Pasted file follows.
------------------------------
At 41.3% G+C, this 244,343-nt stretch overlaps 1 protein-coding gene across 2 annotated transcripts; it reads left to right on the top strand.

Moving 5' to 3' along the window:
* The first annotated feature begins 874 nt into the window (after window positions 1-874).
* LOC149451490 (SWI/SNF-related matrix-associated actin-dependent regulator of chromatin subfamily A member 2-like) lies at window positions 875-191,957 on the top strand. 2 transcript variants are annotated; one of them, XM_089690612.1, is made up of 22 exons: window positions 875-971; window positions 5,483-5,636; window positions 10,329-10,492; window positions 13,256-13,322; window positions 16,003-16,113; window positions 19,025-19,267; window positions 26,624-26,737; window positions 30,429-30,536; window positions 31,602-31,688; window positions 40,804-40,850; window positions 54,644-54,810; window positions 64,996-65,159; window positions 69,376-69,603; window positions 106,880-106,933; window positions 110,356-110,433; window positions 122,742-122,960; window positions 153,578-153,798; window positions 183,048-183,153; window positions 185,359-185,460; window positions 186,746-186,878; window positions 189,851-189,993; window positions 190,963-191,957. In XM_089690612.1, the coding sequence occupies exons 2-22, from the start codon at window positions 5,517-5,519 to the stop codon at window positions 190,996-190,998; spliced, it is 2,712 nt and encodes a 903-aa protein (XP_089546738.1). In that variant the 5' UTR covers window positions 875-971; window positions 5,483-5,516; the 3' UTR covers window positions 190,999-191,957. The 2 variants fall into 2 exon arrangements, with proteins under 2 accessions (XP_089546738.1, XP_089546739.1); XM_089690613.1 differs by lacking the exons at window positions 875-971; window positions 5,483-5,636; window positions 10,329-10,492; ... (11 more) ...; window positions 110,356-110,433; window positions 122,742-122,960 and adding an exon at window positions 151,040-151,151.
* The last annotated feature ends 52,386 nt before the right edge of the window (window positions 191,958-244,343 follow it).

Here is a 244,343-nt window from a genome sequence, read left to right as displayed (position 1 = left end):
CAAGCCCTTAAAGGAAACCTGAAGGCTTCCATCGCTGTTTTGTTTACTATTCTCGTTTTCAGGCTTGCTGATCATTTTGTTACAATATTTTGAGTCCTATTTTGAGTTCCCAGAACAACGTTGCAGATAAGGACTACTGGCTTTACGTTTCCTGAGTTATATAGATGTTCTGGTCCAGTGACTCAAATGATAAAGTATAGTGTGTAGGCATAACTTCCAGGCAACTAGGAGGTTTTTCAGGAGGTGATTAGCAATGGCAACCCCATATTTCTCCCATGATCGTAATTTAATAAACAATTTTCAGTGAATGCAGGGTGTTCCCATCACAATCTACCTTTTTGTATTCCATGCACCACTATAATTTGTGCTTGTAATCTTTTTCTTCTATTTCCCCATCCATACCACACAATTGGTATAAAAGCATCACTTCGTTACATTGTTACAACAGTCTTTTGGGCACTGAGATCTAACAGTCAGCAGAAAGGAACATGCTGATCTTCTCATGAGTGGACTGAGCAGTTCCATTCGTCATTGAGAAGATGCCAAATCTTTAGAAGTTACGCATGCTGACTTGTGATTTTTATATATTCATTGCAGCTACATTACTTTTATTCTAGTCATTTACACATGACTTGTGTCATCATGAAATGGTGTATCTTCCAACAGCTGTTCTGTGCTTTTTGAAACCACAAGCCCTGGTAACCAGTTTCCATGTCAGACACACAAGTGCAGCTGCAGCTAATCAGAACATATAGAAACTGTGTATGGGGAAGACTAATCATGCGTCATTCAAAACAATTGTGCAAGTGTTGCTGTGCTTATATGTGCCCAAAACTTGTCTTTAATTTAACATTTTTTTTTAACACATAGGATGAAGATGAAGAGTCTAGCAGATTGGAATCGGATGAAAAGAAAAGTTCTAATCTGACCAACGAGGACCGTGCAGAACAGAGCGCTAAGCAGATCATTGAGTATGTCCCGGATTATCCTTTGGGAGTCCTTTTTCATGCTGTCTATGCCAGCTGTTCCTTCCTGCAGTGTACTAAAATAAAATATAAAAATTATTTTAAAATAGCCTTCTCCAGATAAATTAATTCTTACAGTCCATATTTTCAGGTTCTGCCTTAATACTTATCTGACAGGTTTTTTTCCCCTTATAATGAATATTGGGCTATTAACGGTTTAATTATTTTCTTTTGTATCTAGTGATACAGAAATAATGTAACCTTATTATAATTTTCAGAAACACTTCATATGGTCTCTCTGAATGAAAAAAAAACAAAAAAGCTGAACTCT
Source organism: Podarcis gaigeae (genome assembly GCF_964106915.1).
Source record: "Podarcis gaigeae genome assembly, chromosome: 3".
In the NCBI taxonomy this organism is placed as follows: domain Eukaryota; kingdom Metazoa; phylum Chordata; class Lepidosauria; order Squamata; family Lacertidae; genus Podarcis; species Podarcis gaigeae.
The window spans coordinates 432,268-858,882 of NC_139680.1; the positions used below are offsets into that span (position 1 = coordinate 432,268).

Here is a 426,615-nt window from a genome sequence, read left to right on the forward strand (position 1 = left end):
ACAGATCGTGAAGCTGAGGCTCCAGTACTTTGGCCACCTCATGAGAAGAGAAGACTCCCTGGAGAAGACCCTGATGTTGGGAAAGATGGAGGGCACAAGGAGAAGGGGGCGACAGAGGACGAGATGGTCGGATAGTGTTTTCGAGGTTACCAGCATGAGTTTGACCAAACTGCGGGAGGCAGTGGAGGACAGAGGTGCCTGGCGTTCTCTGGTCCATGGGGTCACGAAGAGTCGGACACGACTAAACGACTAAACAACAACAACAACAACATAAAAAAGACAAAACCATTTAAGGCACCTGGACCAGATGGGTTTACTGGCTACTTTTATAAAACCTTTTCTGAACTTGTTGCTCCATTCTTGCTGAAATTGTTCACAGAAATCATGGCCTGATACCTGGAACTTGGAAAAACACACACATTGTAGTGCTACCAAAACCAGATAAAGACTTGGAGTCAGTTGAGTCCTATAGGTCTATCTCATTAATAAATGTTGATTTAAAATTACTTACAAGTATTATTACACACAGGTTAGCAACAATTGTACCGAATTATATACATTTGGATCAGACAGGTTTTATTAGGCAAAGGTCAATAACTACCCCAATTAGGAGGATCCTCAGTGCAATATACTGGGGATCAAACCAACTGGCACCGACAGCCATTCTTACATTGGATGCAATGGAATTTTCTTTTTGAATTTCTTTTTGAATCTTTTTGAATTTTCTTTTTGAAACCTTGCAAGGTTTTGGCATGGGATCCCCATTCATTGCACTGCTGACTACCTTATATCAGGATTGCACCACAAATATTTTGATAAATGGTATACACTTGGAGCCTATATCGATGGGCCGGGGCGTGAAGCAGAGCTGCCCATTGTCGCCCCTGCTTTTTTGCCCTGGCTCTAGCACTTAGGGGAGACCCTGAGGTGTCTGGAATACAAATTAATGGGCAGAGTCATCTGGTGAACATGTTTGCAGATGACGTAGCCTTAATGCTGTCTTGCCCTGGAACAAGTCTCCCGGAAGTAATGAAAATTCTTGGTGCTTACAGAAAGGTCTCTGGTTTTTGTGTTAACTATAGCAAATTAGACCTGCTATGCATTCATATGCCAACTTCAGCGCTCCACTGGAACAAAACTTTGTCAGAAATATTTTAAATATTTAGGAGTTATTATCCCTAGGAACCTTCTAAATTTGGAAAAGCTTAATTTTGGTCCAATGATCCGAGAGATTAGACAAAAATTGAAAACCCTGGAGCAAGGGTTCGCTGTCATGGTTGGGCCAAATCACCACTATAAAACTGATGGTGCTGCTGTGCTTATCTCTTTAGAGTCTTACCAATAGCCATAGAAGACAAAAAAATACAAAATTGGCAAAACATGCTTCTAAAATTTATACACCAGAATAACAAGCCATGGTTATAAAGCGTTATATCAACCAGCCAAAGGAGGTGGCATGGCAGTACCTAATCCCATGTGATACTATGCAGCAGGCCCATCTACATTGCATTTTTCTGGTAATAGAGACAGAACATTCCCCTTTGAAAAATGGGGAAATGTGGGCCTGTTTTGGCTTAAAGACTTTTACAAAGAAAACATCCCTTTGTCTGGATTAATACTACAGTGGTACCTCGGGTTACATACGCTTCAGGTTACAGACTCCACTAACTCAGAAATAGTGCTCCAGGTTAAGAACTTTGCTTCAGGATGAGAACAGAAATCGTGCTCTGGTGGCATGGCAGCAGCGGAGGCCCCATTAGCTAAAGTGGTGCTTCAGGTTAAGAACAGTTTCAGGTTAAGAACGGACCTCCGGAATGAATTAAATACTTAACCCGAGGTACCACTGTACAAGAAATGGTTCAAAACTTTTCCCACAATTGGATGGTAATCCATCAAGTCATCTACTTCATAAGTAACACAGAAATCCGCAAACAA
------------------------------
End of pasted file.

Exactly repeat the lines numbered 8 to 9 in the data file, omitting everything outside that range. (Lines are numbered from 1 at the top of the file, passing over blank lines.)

Source organism: Podarcis gaigeae (genome assembly GCF_964106915.1).
Source record: "Podarcis gaigeae genome assembly, chromosome: 3".